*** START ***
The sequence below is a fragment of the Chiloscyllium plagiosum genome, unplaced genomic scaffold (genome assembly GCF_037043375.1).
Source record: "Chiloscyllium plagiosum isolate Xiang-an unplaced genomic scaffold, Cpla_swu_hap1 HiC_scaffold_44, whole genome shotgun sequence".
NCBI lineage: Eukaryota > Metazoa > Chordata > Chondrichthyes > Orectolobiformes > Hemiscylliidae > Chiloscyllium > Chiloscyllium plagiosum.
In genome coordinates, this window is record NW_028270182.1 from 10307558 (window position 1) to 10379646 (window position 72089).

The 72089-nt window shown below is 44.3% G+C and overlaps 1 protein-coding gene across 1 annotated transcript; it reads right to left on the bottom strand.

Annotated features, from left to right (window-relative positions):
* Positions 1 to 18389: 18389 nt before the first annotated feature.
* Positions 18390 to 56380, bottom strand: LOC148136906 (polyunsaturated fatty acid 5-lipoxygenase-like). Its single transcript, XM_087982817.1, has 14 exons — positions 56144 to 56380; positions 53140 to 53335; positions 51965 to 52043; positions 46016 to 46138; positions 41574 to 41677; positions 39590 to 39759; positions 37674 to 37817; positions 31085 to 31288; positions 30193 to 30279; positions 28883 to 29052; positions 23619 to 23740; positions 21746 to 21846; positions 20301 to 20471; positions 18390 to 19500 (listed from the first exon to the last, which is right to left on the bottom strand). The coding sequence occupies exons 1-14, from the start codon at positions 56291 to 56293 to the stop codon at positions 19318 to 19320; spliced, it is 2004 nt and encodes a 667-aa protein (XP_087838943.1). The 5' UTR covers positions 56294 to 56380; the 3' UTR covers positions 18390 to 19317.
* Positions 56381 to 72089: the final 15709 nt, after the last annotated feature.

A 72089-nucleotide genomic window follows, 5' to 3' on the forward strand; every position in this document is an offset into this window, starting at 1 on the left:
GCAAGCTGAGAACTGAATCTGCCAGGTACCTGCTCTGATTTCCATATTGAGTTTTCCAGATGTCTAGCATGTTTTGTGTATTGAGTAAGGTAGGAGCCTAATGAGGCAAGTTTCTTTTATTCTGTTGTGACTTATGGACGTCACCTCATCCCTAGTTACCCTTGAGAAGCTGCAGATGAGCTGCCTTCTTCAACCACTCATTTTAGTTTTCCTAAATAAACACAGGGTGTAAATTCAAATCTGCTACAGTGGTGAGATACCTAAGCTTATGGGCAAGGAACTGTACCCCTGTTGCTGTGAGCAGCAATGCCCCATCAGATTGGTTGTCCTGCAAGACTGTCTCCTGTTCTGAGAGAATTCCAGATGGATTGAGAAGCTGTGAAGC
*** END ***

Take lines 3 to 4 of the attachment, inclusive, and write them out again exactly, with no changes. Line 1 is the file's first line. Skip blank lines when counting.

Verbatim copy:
NCBI lineage: Eukaryota > Metazoa > Chordata > Chondrichthyes > Orectolobiformes > Hemiscylliidae > Chiloscyllium > Chiloscyllium plagiosum.
In genome coordinates, this window is record NW_028270182.1 from 10307558 (window position 1) to 10379646 (window position 72089).